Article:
The debate video below reveals clear differences between the candidates on key issues such as the minimum wage, food security, the ratification of the Equal Rights Amendment (ERA), climate change, abortion, gun violence, and more. (Check out the Tucson Weekly story here.)
Five people are running for the three LD9 Legislative seats: incumbent Democrats Reps. Randy Friese and Pamela Powers Hannley (me), Republican challenger Ana Henderson, and Senate candidates former Democratic representative Victoria Steele and Republican write-in candidate Randy Fleenor.
The Citizens Clean Elections Commission (CCEC) conducts candidate debates, videotapes them, and stores them on their website and YouTube channel. If you live in a district other than LD9, check out the CCEC archive for the other 2018 debate videos. For Southern Arizona Legislative Districts, here are links to debates for LD2, LD3, LD10, LD11, LD8, and LD14. (LD9 video embedded below.)
The three Democrats and two Republicans running for seats in Legislative District 9 will participate in a Clean Elections Debate on Tuesday, October 16, beginning at 6 p.m. at Pima College Northwest.
Running for the Arizona House are incumbent Reps. Randy Friese and Pamela Powers Hannley and Republican challenger Ana Henderson, who lost to the two Democrats in 2016. On the Senate side, Democrat and former House Rep. Victoria Steele and political newcomer Republican Randy Fleenor are vying for the seat vacated by Senator Steve Farley.
Come with your questions. Since this debate is being run by the Citizens Clean Elections Commission (CCEC), at least half of the questions come from the audience.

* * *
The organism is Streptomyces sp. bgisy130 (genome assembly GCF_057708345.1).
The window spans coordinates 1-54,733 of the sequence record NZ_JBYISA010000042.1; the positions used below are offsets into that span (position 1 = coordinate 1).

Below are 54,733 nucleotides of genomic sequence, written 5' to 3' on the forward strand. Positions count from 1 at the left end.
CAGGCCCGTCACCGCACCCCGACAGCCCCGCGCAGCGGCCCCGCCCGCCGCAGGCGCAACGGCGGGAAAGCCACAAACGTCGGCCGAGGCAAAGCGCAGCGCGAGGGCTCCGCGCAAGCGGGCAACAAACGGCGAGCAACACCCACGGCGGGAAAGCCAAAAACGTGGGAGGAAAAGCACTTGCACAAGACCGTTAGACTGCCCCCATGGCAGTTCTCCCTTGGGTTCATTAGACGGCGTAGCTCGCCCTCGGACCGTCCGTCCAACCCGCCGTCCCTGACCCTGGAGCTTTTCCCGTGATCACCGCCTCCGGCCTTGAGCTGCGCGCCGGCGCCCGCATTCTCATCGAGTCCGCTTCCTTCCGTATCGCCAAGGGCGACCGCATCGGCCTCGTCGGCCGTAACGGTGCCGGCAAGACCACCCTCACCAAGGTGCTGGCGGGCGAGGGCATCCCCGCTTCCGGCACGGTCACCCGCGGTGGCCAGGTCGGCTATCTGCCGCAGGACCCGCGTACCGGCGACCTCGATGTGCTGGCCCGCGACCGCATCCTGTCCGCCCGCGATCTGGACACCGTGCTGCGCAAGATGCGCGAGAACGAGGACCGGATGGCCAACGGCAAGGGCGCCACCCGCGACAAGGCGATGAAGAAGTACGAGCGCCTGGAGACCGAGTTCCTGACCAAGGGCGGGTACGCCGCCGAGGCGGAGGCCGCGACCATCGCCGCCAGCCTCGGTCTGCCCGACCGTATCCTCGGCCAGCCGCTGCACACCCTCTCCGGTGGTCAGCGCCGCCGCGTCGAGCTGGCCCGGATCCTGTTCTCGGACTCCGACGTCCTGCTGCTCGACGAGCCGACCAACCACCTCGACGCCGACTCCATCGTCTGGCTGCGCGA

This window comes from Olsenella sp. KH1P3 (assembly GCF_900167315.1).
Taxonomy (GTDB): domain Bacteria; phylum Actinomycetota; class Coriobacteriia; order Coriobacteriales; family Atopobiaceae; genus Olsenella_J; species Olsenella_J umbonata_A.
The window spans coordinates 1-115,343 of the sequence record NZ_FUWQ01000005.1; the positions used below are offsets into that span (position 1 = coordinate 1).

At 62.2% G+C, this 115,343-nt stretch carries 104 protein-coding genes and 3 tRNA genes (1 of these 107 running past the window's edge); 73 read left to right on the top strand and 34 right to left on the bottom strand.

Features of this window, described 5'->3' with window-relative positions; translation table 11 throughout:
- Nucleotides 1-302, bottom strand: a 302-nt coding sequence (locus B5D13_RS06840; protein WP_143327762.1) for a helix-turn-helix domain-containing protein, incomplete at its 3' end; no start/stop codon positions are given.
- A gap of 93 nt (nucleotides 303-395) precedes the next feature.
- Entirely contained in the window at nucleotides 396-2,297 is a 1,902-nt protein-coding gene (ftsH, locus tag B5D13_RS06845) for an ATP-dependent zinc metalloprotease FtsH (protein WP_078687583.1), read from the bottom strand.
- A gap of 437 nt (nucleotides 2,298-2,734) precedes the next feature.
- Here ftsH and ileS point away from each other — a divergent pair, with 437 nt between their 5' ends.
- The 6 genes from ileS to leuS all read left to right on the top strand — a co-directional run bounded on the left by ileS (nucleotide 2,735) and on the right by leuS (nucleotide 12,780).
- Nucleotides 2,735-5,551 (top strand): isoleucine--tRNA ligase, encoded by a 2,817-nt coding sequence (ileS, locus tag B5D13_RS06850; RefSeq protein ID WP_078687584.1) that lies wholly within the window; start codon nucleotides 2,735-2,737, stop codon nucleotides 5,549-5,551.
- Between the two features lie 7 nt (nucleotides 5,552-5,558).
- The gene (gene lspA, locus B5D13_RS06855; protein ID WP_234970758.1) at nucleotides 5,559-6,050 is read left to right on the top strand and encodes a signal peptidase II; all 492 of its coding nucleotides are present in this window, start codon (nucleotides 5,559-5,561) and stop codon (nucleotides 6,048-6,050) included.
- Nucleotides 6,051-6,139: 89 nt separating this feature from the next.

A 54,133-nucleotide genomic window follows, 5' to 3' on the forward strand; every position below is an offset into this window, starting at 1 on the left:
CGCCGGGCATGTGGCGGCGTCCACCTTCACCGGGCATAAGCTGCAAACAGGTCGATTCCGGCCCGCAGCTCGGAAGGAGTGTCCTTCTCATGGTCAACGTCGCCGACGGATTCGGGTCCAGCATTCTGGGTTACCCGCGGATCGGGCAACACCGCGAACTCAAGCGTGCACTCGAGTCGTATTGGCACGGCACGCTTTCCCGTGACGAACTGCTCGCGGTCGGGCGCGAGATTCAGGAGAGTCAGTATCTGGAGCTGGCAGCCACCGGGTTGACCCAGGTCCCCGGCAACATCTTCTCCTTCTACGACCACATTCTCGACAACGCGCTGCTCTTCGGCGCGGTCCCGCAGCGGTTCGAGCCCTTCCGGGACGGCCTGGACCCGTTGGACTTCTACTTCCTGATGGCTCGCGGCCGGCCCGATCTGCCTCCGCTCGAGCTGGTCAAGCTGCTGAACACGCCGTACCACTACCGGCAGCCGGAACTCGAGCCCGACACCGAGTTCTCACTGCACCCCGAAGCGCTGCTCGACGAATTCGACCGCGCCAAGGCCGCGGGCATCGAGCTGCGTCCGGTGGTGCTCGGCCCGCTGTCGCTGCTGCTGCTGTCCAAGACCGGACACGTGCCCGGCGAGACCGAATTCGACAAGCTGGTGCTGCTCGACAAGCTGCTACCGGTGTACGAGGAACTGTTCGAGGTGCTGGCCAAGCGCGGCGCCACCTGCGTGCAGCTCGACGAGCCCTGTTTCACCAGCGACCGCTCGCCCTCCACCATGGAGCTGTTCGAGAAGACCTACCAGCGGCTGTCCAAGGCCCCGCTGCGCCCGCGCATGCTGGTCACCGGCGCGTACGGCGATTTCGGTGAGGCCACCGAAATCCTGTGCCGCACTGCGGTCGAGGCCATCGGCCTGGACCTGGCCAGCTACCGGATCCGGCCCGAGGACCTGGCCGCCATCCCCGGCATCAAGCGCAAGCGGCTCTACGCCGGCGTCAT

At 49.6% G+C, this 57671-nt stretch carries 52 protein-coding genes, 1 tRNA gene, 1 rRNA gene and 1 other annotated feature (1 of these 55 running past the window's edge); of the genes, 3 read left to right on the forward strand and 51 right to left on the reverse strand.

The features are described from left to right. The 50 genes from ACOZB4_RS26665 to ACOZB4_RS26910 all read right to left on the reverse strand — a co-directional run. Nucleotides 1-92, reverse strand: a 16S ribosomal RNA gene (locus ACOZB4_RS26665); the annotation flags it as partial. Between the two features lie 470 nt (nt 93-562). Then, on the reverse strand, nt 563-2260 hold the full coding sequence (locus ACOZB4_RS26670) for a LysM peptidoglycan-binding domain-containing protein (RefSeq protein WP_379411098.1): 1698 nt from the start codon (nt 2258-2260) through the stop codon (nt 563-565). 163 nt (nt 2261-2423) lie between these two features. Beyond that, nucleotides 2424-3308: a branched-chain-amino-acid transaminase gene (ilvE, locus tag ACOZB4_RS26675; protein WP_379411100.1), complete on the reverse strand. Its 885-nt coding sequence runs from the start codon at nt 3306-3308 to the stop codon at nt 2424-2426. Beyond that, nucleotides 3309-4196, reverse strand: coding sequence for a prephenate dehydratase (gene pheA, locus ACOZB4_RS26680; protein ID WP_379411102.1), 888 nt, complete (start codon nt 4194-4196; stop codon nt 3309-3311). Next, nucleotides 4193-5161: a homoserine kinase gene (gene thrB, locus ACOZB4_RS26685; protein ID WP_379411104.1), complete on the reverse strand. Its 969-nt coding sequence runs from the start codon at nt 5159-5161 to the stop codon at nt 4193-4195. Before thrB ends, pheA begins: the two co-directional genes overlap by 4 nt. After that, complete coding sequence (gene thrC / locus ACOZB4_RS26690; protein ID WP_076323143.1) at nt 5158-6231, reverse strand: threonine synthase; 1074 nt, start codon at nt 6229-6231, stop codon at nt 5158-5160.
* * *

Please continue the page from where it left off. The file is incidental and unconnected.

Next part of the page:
Also, the CCEC will videotape the debate and make it available on their YouTube site if you can’t come. Links to other debates and to upcoming debate dates are here: https://www.azcleanelections.gov/debates
#RedForEd lifted the veil from our eyes and put the issue of corporate tax giveaways front and center in the fight to restore public education funding in Arizona.
As many of you are aware, the Arizona Legislature is giving away more than $13 billion in taxes every year and using only $10 billion to run the state. It is not sound fiscal policy to use accounting gimmicks and 50 fund transfers to “balance” the budget. It is no surprise that the state owes K-12 education around $1 billion. Thanks to scheduled corporate tax cuts passed by the Tea Party*, beginning in 2011, Arizona’s corporations got to keep an extra $1 billion in 2017. These corporate tax cuts continue through 2019, even though we can’t afford them.
As a result of the anger and frustration that many Tucsonans feel about the Arizona Legislature’s performance, the Stop Thief! Let’s Restore Fair Taxes Community Forum drew a standing room only crowd of diverse participants. The event was hosted by the Pima Area Labor Federation (PALF) and Progressive Democrats of America (PDA Tucson), with support from many other unions and community groups.